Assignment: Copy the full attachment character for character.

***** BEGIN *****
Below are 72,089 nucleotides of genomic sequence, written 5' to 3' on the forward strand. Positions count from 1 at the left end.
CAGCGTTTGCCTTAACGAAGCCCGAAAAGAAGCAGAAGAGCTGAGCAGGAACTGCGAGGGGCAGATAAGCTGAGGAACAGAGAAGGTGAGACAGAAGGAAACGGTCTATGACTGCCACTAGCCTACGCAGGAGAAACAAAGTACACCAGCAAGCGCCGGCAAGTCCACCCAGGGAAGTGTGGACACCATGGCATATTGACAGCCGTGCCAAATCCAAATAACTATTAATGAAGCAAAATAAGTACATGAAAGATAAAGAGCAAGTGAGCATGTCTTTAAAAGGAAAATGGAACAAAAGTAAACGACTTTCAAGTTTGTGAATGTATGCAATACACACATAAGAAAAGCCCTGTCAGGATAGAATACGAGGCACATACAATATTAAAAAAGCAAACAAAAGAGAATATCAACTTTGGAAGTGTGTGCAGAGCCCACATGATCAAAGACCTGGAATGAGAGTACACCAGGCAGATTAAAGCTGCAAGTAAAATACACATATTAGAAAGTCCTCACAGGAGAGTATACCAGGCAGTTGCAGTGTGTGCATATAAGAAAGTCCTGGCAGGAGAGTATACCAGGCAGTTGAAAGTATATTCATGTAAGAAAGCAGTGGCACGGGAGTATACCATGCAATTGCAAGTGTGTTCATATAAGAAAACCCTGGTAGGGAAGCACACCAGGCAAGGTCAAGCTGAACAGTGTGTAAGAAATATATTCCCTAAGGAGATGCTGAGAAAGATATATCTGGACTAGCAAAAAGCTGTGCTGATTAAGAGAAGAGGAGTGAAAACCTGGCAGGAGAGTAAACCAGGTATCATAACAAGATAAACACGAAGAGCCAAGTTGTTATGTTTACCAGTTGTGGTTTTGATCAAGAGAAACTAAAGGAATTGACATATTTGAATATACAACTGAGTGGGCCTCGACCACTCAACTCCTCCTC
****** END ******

Below are 72,089 nucleotides of genomic sequence, written 5' to 3' on the forward strand. Positions count from 1 at the left end.
CAGCGTTTGCCTTAACGAAGCCCGAAAAGAAGCAGAAGAGCTGAGCAGGAACTGCGAGGGGCAGATAAGCTGAGGAACAGAGAAGGTGAGACAGAAGGAAACGGTCTATGACTGCCACTAGCCTACGCAGGAGAAACAAAGTACACCAGCAAGCGCCGGCAAGTCCACCCAGGGAAGTGTGGACACCATGGCATATTGACAGCCGTGCCAAATCCAAATAACTATTAATGAAGCAAAATAAGTACATGAAAGATAAAGAGCAAGTGAGCATGTCTTTAAAAGGAAAATGGAACAAAAGTAAACGACTTTCAAGTTTGTGAATGTATGCAATACACACATAAGAAAAGCCCTGTCAGGATAGAATACGAGGCACATACAATATTAAAAAAGCAAACAAAAGAGAATATCAACTTTGGAAGTGTGTGCAGAGCCCACATGATCAAAGACCTGGAATGAGAGTACACCAGGCAGATTAAAGCTGCAAGTAAAATACACATATTAGAAAGTCCTCACAGGAGAGTATACCAGGCAGTTGCAGTGTGTGCATATAAGAAAGTCCTGGCAGGAGAGTATACCAGGCAGTTGAAAGTATATTCATGTAAGAAAGCAGTGGCACGGGAGTATACCATGCAATTGCAAGTGTGTTCATATAAGAAAACCCTGGTAGGGAAGCACACCAGGCAAGGTCAAGCTGAACAGTGTGTAAGAAATATATTCCCTAAGGAGATGCTGAGAAAGATATATCTGGACTAGCAAAAAGCTGTGCTGATTAAGAGAAGAGGAGTGAAAACCTGGCAGGAGAGTAAACCAGGTATCATAACAAGATAAACACGAAGAGCCAAGTTGTTATGTTTACCAGTTGTGGTTTTGATCAAGAGAAACTAAAGGAATTGACATATTTGAATATACAACTGAGTGGGCCTCGACCACTCAACTCCTCCTC